Arabian (arabian) wrote,

Rob Thomas the Novelist vs. Rob Thomas the Showrunner

This struck me the other night and I may be totally off-base, but I thought it was an interesting angle. There were things that were glossed over in season one of Veronica Mars that we pushed aside because the overall product was so good. Other things were glossed over in season two, but since the overall product wasn't as good, we called Rob Thomas on it. Same for season three. Now, I got to thinking about how often we hear of how many scenes are cut to make time. And how often Thomas gives explanations for things in interviews that he wasn't able to get to in the show. Then there is how the relationships that turn a larger portion of the viewership off are played out and it all added up to the realization for me that Rob Thomas is a novelist.

I read both of his books and they were good. They were really good. There were twists and there were some leaps, but they worked in the context of the written word. Even though we didn't get the character motivation of every character, the situations set up, the characters we did get insight into to sold what was going on throughout the rest of the story. There weren't happy ends, there were real-life endings and they were the resolution to well-written, well-characterized, well-plotted novels in the cases of both Rats Saw God and Slave Day.

I wonder if some of the issues viewers are experiencing with the show can be based on the fact that Rob Thomas is a novelist and perhaps approaches each season as a separate book. Season one was contained and it was the introduction of these characters and this situation. Once Veronica laid down on her bed in Leave it to Beaver, her story in this "book" was effectively over. She had done what she had sought to do in "chapter one" a.k.a. The Pilot.

By treating season two as if it were a new novel, the story itself could have worked, the characters themselves could have worked ... but as different characters. For some reason, Thomas chose to practically disregard the emotional fall-out of so, so much that happened plot-wise in the first season instead of picking up those threads (and there were so many). By doing so, he handicapped the emotional capacity of the characters because he kept the same characters, but treated them mostly as if the events of the first season hadn't happened.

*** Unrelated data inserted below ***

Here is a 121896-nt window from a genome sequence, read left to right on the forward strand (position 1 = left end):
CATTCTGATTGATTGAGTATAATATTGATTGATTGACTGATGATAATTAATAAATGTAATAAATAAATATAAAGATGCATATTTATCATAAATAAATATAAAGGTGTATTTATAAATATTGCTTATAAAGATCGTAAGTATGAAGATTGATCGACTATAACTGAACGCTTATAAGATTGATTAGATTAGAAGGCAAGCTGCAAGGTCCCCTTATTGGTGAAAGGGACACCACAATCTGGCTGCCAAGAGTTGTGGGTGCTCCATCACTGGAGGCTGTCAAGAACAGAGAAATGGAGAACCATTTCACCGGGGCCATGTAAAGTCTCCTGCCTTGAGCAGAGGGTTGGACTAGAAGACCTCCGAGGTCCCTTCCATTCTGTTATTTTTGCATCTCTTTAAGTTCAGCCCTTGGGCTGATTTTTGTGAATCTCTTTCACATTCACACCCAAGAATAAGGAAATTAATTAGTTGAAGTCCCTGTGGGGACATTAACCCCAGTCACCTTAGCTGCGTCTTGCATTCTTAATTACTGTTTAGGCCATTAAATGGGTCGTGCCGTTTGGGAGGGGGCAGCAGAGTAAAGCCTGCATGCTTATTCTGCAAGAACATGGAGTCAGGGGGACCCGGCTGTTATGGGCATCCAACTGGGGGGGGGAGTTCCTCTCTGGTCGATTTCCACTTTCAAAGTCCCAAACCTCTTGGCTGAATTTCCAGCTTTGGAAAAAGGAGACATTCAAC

It's as if took the characters of A Time to Kill and put them in The Firm without doing much more than a cursory acknowledgment of all that had happened to the characters in the first novel. Obviously, it's not that simple or even remotely that bad. While I'm often down on season two and have not been overly enthusiastic about season three, I still think there are stand-out episodes and some excellent work done throughout both seasons. But the point is that, as a novelist at heart maybe, I wonder if he does treat each season as a separate novel and therefore doesn't feel the need to transfer too much of the fall-out of the events or emotions from the previous "books."

I was thinking of how the Veronica/Duncan story played out, and even the Logan/Hannah story and how if there had been the time to get into the character's heads, set up scenes and motivations, show a follow-through -- and, yes, not have the simmering, intangible, incredible chemistry between Kristen Bell and Jason Dohring getting in the way of the storytelling itself -- that on paper they very well may have played out much better. (Okay, maybe not the Veronica/Duncan story.) There are just moments and bridges that fill a novel (by a good writer and Thomas IS a good writer) that ease characters in and out of situations, even sticky ones, with a grace and an understanding by the reader that simply can not be achieved on screen with the amount of time given. These moments could have easily been filled out in a novel in a few paragraphs here or there throughout the text. Such isn't possible on an episodic television show. This is why in any book that has layers and levels of plots of complexity, aspects of that story are taken out in an adaptation because there isn't enough time. This very well could explain some of the issues that have arisen with Rob Thomas the showrunner because he's a storyteller, a novelist at heart.

I really can't come up with another explanation to explain how the man who gave us the emotional brilliance of the season one characters has been unable to replicate anywhere approaching that same brilliance with any of those returning or new characters in the subsequent seasons. Arguably barring Logan and frankly, I do give Jason Dohring much of that credit. And I did so even before I read this ...
It's like just naturally, when I read a scene and start thinking with it, it's hard for me to go straight into the evil stuff, because it doesn't make sense. You'd be like, "Didn't he just do all that [other] stuff?" It doesn't follow.
However, Dohring is one of only two characters who truly has the airtime and continuing arc to affect the perception of his character through his acting which is why he has had the opportunity to develop emotionally.

So, I don't know, but I do wonder if there is some validity to this.
Tags: tv, veronica mars

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